Three exercises I’ve chosen to describe for muscular strength improvement are the plank, the dead lift, and a chest press on a stability ball.
When using weights to improve muscular strength, it is important to choose a weight that allows you to do a set of eight to twelve repetitions with strict form, but leaving the muscles fatigued so that another rep cannot be executed with good form. Try and do three sets of eight to twelve reps.
The plank works all of the abdominal muscles, plus the shoulders and lower and middle back. Start by lying on your stomach with your forearms and balls of feet on the floor. Lift your body off the floor with your elbows directly under your shoulders. The hips should be low, with the body parallel to the floor. Keep the head and neck in a straight line. Hold this position for as long as possible (try for at least a minute).
To do a dead lift, choose a set of weights that will leave your muscles fatigued after eight to twelve reps. Stand straight with your feet shoulder width apart and the knees slightly bent. Hold the weights with your palms facing you. Your arms should be shoulder width apart. Slowly bend over at the hips to lower the weights to the knees. Tighten the abs, keep the back straight, and keep the head and neck in a straight line. Then slowly raise the body back up.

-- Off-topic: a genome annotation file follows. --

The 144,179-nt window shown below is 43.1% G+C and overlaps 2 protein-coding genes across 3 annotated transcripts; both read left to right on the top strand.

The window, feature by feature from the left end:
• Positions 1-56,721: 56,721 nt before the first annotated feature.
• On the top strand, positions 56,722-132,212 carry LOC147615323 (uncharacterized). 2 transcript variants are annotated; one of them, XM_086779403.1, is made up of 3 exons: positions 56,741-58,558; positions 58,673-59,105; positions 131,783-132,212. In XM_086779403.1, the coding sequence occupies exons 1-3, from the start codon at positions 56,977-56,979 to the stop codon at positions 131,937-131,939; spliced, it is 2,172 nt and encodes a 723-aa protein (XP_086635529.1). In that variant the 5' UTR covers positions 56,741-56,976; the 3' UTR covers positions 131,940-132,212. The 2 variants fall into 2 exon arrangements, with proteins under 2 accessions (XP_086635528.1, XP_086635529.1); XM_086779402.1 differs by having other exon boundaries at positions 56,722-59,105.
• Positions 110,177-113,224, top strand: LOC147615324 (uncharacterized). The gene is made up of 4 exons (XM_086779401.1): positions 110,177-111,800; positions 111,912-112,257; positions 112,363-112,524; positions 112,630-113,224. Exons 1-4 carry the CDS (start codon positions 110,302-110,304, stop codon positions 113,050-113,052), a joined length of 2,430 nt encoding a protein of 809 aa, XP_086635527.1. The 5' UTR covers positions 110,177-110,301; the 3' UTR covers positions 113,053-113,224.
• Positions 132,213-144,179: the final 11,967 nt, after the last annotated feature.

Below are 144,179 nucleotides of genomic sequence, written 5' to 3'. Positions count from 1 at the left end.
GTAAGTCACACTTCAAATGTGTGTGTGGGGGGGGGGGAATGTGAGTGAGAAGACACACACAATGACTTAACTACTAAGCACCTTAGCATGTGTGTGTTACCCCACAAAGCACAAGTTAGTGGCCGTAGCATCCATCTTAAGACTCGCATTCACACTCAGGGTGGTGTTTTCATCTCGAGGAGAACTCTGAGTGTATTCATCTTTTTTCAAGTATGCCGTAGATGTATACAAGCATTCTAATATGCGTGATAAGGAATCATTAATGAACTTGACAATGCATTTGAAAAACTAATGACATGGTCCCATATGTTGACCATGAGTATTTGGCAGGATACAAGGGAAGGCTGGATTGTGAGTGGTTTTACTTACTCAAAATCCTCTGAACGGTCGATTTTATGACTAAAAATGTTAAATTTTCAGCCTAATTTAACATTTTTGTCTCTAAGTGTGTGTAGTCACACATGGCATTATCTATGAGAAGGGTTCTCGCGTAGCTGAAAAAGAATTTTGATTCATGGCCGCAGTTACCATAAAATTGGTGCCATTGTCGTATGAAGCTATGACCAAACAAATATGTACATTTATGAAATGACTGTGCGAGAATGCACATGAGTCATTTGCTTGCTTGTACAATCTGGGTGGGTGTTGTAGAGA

Doing a chest press on a stability ball makes it more challenging and engages the abdominal and back muscles as well. Try not to move the ball at all. Lie back on the ball with your upper back and head on the ball. The feet should be shoulder width apart and knees bent at ninety degrees. The thighs and body should form a straight line. The elbows should be pointing to the sides and the palms should face the feet. Slowly push the weights up above the chest and slowly lower back down.
Remember, when you are doing resistance and weight training, work the largest muscle groups first. This will keep you from fatiguing the smaller muscles in the beginning of the workout and ensure that you will be able to keep the proper form throughout. For example, chest, back, shoulders, biceps, then triceps.
Written by Genie Bianchi